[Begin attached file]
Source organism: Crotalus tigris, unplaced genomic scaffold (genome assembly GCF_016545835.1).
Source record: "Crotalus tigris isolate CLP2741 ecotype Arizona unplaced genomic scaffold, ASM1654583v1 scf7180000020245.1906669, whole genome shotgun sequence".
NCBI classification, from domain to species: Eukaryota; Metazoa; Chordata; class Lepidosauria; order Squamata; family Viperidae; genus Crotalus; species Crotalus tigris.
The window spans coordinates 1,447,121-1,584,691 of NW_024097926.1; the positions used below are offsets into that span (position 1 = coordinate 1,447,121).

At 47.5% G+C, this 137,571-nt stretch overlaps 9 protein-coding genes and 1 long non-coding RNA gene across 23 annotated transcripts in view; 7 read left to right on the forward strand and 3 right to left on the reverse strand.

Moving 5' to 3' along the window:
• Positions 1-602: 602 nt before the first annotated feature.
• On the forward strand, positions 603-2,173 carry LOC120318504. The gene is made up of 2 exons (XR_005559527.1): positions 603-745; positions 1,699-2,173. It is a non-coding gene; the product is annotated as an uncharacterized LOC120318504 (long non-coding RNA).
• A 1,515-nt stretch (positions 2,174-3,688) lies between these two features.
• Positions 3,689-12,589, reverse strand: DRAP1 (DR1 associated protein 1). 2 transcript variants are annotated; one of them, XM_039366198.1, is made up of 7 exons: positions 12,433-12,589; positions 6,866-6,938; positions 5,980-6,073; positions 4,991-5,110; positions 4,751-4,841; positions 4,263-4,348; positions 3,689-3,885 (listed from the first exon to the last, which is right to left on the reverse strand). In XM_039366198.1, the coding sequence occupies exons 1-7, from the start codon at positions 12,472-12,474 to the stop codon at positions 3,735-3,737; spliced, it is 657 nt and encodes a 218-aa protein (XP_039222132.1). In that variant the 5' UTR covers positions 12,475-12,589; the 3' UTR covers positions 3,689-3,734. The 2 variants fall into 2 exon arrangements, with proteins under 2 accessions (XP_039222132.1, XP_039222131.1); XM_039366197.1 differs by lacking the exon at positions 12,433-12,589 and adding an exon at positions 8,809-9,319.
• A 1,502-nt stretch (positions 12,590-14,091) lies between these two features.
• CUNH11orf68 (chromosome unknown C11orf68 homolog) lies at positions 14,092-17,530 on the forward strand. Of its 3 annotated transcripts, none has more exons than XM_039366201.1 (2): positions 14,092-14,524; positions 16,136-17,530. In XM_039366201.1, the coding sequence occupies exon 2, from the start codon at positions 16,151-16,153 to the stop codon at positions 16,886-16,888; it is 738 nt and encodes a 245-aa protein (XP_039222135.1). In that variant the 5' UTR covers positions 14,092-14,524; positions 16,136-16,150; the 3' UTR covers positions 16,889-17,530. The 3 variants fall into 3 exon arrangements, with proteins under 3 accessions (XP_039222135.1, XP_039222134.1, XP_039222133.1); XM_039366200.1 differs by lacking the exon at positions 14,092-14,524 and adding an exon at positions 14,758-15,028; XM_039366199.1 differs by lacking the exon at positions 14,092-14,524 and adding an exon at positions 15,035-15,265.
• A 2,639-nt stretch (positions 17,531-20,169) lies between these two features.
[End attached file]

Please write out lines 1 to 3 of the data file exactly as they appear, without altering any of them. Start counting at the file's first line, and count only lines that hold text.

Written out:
Source organism: Crotalus tigris, unplaced genomic scaffold (genome assembly GCF_016545835.1).
Source record: "Crotalus tigris isolate CLP2741 ecotype Arizona unplaced genomic scaffold, ASM1654583v1 scf7180000020245.1906669, whole genome shotgun sequence".
NCBI classification, from domain to species: Eukaryota; Metazoa; Chordata; class Lepidosauria; order Squamata; family Viperidae; genus Crotalus; species Crotalus tigris.